Do you find yourself envious of those who have a savings account? Have you ever found yourself having to charge unexpected expenses on a credit card because you don't have any money saved? If you lost your job, would you have any savings to cover your living expenses? Do you stress over saving money?
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You may really want a savings account, but aren't sure how those who have one actually do it. Maybe you've tried, and just don't seem to have anything left over each month for savings. Trust me, you're not alone!
Financial experts across the board recommend having a savings account, however. So how do you go about it?
Here are some tips for making saving money part of your family's budget.
Pay Yourself First
One of the reasons many families feel they can't afford to save is that they don't seem to have enough left over after everything's paid. But what if you put money into your savings account first, and then tackled your other expenses with what's left? Think in reverse! It might help to make it a percentage, say 10%, of your income. You'll learn to mentally note this so that you recognize right away that a $1000 check is actually a $900 one.
I'm not gonna lie, this takes an extreme amount of discipline. Most of us pay bills right out of the gate, especially if we're barely getting by. But even if you start with a very small amount, it's helping you to form the habit of paying yourself first. Every little bit helps and will add up in the long run.
Has anyone ever asked you how you're going to spend a certain amount of money? Maybe it's a pile of cash you received as a gift, a tax return, a bonus from work, or some other way that you receive money over and above your usual income. A key to saving is, don't earmark the windfall! Instead, put it in your savings account (unless you have an emergency need for it right away) and use as needed. This requires some discipline, especially if someone gives you cash as a gift and wants to know what you spent it on. But this habit of putting windfalls into the bank is a great way to jump-start your savings account.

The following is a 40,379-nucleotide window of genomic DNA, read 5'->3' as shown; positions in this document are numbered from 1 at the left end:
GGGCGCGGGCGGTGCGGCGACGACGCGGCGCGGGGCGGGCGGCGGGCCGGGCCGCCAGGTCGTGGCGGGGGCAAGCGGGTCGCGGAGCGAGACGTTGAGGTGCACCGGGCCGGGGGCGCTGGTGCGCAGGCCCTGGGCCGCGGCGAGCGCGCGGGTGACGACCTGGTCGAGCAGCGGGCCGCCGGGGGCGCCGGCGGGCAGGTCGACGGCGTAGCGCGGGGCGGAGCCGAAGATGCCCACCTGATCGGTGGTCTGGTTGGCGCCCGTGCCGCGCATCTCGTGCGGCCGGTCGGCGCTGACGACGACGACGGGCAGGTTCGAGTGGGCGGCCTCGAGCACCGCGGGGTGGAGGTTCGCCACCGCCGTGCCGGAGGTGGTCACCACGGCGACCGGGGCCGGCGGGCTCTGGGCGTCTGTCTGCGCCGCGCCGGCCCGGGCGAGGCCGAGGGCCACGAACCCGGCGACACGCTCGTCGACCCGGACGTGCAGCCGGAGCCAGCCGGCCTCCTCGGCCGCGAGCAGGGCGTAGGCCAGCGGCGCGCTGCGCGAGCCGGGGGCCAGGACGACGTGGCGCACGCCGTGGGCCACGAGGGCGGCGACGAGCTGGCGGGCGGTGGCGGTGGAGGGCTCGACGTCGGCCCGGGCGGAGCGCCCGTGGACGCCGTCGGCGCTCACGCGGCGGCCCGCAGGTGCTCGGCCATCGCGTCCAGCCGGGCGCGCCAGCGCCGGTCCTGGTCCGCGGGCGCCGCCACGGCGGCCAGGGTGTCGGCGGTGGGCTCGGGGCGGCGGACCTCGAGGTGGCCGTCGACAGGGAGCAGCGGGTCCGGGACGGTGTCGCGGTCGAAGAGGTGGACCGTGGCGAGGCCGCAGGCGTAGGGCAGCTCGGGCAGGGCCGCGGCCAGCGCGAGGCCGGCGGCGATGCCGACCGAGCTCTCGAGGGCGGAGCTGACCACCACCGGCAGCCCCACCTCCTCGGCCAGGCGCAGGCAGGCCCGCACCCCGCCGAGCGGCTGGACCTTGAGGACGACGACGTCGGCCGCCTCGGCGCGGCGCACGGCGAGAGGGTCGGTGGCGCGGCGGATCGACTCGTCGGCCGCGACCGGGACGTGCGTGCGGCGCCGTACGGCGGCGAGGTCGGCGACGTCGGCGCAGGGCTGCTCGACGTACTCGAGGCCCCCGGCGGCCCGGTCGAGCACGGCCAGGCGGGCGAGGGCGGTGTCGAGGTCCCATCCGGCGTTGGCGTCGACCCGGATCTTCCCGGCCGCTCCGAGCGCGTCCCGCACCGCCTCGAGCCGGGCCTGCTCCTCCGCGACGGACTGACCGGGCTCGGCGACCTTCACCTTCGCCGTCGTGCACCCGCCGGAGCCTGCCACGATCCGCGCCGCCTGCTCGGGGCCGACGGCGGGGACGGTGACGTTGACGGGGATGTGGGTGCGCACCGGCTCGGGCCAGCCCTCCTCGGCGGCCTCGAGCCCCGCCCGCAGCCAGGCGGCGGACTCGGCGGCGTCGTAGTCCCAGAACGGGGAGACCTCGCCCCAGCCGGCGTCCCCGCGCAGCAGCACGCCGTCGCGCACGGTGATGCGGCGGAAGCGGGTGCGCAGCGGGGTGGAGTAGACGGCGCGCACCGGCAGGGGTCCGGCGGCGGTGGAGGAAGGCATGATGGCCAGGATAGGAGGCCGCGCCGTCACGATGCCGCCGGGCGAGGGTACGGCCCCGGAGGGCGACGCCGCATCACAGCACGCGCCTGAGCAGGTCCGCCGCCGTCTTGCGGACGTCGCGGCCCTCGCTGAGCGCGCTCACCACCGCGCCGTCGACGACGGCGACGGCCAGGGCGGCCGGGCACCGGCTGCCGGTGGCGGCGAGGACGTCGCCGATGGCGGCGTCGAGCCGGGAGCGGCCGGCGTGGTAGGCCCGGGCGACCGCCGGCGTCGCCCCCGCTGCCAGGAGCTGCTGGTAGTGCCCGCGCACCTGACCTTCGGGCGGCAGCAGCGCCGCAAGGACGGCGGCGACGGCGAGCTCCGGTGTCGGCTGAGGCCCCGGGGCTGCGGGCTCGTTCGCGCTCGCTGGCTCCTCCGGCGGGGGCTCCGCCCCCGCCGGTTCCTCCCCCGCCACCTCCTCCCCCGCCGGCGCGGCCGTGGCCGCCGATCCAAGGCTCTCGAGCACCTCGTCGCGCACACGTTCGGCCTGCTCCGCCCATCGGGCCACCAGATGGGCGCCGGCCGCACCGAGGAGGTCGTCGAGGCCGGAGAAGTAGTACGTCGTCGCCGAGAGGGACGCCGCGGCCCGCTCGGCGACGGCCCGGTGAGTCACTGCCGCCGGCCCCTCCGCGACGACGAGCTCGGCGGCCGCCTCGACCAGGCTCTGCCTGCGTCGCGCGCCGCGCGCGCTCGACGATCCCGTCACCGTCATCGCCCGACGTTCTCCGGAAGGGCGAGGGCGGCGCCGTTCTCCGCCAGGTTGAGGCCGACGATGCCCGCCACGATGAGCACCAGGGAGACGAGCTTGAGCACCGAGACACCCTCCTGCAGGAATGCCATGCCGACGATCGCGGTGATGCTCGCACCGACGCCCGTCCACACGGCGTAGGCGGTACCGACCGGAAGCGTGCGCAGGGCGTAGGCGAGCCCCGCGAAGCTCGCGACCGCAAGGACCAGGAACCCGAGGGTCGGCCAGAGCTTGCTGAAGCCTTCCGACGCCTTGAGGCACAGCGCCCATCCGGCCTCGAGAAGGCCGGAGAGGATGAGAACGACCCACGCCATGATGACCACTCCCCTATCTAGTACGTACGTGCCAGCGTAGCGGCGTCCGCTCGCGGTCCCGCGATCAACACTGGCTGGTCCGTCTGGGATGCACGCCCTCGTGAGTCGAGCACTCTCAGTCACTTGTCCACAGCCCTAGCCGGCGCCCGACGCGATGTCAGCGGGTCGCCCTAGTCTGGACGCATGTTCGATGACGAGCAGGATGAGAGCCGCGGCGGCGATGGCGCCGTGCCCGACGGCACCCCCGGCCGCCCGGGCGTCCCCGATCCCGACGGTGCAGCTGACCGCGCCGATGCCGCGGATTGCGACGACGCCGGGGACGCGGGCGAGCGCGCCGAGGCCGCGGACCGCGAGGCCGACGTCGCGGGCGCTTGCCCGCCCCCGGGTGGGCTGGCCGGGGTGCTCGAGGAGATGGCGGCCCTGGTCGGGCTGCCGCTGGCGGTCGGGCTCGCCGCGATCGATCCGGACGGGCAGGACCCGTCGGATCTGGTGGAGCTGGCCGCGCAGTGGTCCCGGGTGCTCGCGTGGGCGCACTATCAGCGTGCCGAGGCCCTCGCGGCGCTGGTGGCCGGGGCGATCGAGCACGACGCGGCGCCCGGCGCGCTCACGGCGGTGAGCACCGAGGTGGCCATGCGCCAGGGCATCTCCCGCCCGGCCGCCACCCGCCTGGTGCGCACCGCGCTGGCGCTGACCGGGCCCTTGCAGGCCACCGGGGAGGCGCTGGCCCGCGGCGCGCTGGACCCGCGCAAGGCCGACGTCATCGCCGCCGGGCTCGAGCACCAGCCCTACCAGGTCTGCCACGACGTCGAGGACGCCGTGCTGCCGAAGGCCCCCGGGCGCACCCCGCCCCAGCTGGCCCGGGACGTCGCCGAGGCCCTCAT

We typically try saving money every year at tax season. As we're planning out what to do with our extra funds, it's always bills, savings, and then hopefully a little left over for fun!
There's nothing like a budget to show you where you can cut back and save more. Review all those optional expenses – cable, eating out, phone apps, whatever – and see where you can trim unnecessary expenditures. (I recommend using a budget planner to keep track of everything.) Then move that money over into savings. Now I'm not advocating cutting off everything, only you can decide which expenses are necessary, not necessary but nice to have, or something you can live without. You might even consider just a temporary cut back, giving up certain extras for a limited amount of time so you can get your savings started.
Split the Costs
When it comes to involving your kids in the family budget, include them in expenses, too. Various lessons, sports and extracurricular activities can cost a lot of money. If your child wants to get involved in something like this, they need to realize the cost and do what they can to help out. If they're old enough to do paid work (our daughter occasionally works for our friends or her grandparents to earn a little spending money) let them pay for a portion of the expense (such as for equipment or uniforms). This helps not only to save money but also to encourage your kids to think before committing to an activity.
And if you have adult children living with you like many of us do nowadays, same goes. They can and should pay their own way. This means if they have a cell phone, cable in their room, etc. they should be footing their own bill. You can even charge them rent (albeit a smaller amount than they would pay if they were living on their own). Although you're helping them out by letting them live at home, the reality is they need to learn about real life, and that means paying bills.
What do you think of our saving money tips? Agree? Disagree? Have your own tips to add? Leave your comment below!
You might also enjoy this post: How to Help Your Budget Recover After the Holidays.